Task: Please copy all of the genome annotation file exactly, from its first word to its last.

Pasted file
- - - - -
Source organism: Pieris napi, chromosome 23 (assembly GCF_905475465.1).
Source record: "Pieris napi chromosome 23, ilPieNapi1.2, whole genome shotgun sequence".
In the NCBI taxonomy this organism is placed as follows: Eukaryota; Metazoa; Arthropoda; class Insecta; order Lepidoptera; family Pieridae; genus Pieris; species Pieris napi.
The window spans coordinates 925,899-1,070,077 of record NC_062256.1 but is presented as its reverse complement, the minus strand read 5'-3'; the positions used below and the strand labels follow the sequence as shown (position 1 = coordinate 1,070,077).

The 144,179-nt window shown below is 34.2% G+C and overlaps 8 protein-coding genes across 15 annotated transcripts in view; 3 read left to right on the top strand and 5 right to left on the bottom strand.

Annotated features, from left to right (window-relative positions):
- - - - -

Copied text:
Source organism: Pieris napi, chromosome 23 (assembly GCF_905475465.1).
Source record: "Pieris napi chromosome 23, ilPieNapi1.2, whole genome shotgun sequence".
In the NCBI taxonomy this organism is placed as follows: Eukaryota; Metazoa; Arthropoda; class Insecta; order Lepidoptera; family Pieridae; genus Pieris; species Pieris napi.
The window spans coordinates 925,899-1,070,077 of record NC_062256.1 but is presented as its reverse complement, the minus strand read 5'-3'; the positions used below and the strand labels follow the sequence as shown (position 1 = coordinate 1,070,077).

The 144,179-nt window shown below is 34.2% G+C and overlaps 8 protein-coding genes across 15 annotated transcripts in view; 3 read left to right on the top strand and 5 right to left on the bottom strand.

Annotated features, from left to right (window-relative positions):